Noa Wants Year of Action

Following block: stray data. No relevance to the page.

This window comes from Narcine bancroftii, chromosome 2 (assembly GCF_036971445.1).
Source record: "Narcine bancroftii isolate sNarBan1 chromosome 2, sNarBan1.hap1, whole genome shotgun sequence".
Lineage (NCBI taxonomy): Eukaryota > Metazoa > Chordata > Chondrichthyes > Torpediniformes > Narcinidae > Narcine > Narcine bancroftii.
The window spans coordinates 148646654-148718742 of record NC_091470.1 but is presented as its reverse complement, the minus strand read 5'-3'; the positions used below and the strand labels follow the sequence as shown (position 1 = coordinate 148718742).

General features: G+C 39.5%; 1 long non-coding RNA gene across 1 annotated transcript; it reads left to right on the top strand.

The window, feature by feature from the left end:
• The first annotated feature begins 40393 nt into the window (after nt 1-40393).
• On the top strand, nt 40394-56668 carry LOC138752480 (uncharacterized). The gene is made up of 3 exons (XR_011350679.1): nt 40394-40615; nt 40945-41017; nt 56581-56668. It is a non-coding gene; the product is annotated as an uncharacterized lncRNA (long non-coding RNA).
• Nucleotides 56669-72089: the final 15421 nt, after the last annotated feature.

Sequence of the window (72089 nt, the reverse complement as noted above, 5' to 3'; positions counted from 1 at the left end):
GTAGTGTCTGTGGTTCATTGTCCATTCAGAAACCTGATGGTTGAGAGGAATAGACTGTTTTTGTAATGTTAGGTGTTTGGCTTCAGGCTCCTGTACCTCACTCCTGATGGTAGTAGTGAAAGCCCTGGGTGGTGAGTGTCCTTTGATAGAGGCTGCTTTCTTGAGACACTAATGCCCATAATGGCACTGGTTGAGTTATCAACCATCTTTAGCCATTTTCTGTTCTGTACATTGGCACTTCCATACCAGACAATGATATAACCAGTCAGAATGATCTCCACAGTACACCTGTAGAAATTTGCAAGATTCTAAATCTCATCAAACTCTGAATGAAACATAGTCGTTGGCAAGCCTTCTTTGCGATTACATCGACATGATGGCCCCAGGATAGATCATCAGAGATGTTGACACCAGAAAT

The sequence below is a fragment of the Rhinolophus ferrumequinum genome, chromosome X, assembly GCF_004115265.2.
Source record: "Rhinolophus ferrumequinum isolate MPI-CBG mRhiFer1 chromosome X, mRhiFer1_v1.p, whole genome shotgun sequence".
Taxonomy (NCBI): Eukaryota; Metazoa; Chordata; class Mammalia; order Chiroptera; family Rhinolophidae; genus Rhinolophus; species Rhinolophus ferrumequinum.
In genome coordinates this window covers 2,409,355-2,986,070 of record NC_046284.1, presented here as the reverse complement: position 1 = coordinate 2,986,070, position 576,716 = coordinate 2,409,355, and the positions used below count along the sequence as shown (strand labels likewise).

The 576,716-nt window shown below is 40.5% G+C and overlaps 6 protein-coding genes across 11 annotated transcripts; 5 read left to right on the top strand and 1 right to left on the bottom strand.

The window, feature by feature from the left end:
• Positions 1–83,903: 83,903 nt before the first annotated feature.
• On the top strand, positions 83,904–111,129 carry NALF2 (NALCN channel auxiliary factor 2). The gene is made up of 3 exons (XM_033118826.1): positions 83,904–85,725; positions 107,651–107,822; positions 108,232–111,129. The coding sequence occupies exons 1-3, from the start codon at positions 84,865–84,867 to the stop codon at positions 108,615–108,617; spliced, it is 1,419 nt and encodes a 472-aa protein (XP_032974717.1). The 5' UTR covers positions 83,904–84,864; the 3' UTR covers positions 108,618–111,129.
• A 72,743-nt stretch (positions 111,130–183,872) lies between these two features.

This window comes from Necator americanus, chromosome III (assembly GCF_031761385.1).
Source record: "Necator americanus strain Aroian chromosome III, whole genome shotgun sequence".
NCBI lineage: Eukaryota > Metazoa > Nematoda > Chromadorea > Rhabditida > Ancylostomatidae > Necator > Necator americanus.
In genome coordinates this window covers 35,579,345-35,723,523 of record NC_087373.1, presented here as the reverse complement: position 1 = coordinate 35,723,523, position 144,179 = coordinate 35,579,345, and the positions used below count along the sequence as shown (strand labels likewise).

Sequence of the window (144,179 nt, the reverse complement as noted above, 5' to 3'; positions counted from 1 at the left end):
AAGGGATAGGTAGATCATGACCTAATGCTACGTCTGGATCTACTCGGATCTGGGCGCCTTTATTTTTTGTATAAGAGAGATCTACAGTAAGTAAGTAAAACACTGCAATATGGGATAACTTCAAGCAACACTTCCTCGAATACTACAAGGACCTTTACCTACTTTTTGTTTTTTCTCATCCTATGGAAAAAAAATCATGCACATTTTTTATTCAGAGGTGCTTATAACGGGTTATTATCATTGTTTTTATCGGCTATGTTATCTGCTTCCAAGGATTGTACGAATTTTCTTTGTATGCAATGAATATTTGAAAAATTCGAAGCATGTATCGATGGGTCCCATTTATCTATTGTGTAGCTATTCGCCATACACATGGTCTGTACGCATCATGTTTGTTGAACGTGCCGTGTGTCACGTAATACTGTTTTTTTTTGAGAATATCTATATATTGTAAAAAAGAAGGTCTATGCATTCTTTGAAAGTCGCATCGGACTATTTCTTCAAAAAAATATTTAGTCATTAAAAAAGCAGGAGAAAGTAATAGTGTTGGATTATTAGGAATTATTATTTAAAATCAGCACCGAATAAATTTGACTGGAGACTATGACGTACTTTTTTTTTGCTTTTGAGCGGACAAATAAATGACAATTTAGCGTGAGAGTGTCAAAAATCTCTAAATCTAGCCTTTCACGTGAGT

By Surihe Gaomas WINDHOEK With the imminent appointment of 10 new investigating officers this month, the Anti-Corruption Commission (ACC) is well on its way to seriously and effectively rooting out corruption in 2007. In an interview with New Era on Friday, director of the anti-graft body Paulus Noa said that last month the agency was busy recruiting new staff and has now forwarded recommendations to the Public Service Commission of Namibia (PSC) for approval. Noa said the green light on these recommendations is expected any time during the course of this week as the matter is now in the hands of the PSC. As a result, Noa is confident that the agency will apply a more hands-on approach to root out corruption this year. “I am very optimistic this year as work will be done very effectively, efficiently and completely. With a full staff complement, we are very serious about attending to any complaints coming to our office this year,” said Noa. It is anticipated that by today (15 January 2007) the PSC will consider submissions made by the ACC on the recruitment of the investigating officers. Although Noa did not feel it was appropriate to disclose the names of candidates on the submitted list to the PSC at the time (since it is the prerogative of the PSC to decide at the end of the day) it is speculated that retired top policemen were also interviewed for the advertised positions last year. “I hope they will be there because we need qualified people in the commission to carry out our investigations,” he added. With over 600 cases reported to the commission since its inception in February last year, the number of reports is growing on a daily basis. So far, the reported files of cases stacked up in the offices range from bribery in awarding tenders, bribery of police officers by the public in issuing traffic tickets, abuse of public vehicles by government officials, obtaining illegal licences, and the appointment or promotion of people who are relatives to those working in respective government ministries. As a result, more qualified and specialised staff like those carefully selected investigating officers are needed to deal with the numerous and ever-growing corruption cases reported to the commission. “I want this to be a year of effective action. No more explanations that are not reasonably sound to the public. “Our new year plans are therefore to attend to all the complaints that are piling up now and at the same time put pressure on the relevant offices concerned to act accordingly against corruption,” explained Noa. At the moment, the commission has several police officers from the Namibian Police who are attached to it to carry out investigations and effect the arrests of those thought to be on the wrong side of the law when it comes to corruption. However, with only about six to seven staff in its human resources department, more qualified and permanent officials are needed, hence the imminent appointment of 10 investigating officers is timely. Another development is that the Office of the Prime Minister also approved a new staff complement for the commission in June last year. At the time it was envisaged that there would be a unit for investigating officials, and other units for prosecution, intelligence, an education campaign, corruption prevention and supporting staff.

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